By RUDAW – By ASO FISHAGI – 8.8.2013 – BAGHDAD—As Kurdish leaders across the Middle East prepare for a National Conference due later this month, some Iraqi leaders have voiced concern about the true intentions of the meeting.
An official from Iraq’s ruling State of Law coalition says that Baghdad has no objection to such a conference as long as it does not debate the separation of Kurdistan, and that outcome of the talks do not mean a threat to Iraq or the region. “If a National Conference is to find a better life for Kurds in Iraq and the region, we have no issues with that,” State of Law spokesman Ali Shalla told Rudaw. “The era of dictatorship and marginalization is over and no one should be able to control what we want to do.”
However, if the intention is to separate Kurdistan from Iraq, then Baghdad will certainly take a stance, Shalla added. He said that the organizers should invite some Iraqi MPs to attend the event.“We hope that some Iraqi MPs, especially those who are known to be friends of the Kurds, get invited to the conference so that Baghdad knows what is discussed there and avoids any suspicions,” he said.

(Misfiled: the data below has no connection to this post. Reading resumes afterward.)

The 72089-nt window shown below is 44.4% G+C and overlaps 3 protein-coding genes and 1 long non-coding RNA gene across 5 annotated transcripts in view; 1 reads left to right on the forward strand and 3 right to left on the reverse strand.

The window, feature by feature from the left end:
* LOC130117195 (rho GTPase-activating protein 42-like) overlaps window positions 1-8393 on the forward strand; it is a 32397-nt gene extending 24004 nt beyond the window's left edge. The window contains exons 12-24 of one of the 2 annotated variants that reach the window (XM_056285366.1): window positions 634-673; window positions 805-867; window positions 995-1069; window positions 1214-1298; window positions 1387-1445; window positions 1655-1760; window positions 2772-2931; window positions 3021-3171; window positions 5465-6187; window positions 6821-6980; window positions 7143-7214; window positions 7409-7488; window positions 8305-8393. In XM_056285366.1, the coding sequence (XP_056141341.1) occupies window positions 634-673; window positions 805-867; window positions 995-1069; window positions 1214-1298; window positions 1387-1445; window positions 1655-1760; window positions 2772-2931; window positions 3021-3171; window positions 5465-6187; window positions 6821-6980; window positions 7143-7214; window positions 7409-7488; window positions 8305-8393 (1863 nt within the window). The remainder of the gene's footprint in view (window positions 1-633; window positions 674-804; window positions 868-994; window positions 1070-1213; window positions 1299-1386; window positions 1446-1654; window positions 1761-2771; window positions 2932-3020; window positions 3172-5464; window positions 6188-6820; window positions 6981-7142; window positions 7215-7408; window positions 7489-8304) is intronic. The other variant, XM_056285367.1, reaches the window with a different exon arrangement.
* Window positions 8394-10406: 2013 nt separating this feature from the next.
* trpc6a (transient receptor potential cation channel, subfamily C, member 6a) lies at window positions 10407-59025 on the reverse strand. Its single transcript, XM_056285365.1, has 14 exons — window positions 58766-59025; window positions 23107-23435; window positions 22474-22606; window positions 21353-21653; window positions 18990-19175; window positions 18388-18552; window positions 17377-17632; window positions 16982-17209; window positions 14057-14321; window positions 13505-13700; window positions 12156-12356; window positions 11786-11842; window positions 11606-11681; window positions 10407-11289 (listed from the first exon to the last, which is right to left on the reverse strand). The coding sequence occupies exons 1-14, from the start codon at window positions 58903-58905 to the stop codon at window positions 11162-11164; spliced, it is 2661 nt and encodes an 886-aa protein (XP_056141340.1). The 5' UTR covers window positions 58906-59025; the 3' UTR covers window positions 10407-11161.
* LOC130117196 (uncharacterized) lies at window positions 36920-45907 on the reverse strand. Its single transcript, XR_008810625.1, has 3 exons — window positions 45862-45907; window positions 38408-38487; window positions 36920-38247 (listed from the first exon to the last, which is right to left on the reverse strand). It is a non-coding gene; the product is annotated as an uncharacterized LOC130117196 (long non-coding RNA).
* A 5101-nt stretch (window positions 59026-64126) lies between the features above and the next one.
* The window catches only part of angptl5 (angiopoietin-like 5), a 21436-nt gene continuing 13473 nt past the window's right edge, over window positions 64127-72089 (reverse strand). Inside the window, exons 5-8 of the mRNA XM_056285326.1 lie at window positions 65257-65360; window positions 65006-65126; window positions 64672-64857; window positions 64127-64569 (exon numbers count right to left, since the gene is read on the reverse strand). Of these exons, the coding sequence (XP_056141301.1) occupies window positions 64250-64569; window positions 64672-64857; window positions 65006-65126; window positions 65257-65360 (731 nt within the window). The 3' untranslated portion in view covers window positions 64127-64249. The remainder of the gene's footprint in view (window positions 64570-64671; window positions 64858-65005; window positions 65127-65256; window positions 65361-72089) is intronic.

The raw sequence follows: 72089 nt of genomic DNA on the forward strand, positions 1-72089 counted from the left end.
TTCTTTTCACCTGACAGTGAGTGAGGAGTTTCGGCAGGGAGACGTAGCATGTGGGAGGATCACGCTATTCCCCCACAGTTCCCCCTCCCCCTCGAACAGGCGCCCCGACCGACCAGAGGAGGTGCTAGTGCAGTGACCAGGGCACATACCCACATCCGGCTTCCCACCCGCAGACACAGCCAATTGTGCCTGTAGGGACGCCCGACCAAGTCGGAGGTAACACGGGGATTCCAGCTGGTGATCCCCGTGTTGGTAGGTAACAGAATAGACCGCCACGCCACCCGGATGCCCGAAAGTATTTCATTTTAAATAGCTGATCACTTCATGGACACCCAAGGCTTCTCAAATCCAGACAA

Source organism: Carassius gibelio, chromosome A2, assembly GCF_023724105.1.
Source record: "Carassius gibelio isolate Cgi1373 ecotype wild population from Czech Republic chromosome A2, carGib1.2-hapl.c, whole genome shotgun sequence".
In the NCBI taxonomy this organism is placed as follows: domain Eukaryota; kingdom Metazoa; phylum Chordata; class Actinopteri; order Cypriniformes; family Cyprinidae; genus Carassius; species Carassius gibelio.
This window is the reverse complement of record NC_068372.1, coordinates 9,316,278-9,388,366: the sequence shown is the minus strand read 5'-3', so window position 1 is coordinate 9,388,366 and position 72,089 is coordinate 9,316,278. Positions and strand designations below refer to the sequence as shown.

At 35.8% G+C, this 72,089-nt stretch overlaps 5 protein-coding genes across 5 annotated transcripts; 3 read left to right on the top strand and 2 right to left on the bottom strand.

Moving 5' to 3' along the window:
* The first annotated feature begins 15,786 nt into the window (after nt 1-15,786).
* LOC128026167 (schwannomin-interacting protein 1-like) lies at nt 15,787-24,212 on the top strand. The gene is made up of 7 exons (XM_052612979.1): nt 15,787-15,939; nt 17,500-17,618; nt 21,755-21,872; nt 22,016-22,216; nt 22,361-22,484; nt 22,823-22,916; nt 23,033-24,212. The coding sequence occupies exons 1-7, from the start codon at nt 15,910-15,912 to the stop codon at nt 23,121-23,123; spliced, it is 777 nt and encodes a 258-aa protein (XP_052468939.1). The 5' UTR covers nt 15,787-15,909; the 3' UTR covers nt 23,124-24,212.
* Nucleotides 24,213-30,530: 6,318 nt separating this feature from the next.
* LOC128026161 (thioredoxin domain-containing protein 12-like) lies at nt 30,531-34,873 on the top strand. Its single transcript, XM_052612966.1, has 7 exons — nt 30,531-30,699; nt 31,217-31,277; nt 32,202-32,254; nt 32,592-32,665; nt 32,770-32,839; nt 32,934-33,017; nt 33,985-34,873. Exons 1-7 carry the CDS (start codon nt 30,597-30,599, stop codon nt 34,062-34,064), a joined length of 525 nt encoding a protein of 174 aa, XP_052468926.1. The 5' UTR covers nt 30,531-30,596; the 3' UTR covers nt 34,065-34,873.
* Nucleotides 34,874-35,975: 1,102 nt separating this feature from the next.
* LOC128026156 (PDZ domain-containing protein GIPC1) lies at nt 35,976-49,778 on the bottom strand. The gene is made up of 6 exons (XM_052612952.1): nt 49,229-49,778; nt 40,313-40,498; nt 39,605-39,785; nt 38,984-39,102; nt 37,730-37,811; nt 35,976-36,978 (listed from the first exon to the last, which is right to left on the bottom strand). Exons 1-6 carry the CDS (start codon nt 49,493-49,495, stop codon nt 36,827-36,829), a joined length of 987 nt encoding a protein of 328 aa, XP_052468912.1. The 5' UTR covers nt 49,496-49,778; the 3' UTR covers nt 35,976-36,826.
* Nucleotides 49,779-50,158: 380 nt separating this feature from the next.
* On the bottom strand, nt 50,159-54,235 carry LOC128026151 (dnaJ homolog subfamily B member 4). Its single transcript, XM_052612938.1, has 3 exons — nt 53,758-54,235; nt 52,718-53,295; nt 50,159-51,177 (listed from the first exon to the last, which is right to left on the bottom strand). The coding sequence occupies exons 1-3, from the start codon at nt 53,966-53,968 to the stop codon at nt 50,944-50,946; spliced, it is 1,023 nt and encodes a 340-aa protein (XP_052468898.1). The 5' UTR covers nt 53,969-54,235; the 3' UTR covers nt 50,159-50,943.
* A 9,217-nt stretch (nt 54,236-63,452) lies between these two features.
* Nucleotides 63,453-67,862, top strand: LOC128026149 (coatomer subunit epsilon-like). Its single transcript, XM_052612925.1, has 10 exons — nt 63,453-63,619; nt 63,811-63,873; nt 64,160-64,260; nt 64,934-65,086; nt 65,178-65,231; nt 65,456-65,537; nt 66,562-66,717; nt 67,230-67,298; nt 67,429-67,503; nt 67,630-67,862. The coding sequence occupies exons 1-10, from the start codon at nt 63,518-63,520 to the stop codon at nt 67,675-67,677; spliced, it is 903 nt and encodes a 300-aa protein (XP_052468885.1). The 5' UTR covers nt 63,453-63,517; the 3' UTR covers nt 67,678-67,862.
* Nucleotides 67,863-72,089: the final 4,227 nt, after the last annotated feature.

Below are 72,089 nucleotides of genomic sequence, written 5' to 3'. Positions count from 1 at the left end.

Ghafour Makhmouri, spokesperson of the National Conference, said that more than 300 foreign dignitaries are invited to the conference, among them the Iraqi Prime Minister Nuri al-Maliki.
“A number of Arab figures who have supported the Kurdish cause will also be invited,” Makhmouri said. Apart from Shalla’s comments, Baghdad and Iraqi leaders in general have so far chosen silence over the event, which has been announced for August 24. Hashim al-Haboubi, a Baghdad-based political analyst says, “Baghdad’s silence towards this conference has different reasons: The main one is that Maliki’s government is bogged down with the security situation” in Iraq.
Preparation for Iraq’s parliamentary elections next year, said al-Haboubi, is another reason Iraqi leaders have no time to comment on the Kurdish conference.Haboubi, who is also the secretary general of the Iraqi Republican Assembly, says, “The Kurds should break their shyness and announce their conferences and invite anyone they want more openly and ahead of time.”
The planned National Conference is expected to bring Kurdish parties scattered across the Middle East closer to each other, but its outcome may also sour relations between Baghdad and Erbil in the end. “Kurds now need a united voice more than ever before,” says al-Haboubi. “And I expect this conference to change a lot for the Kurdish freedom movements in this region.”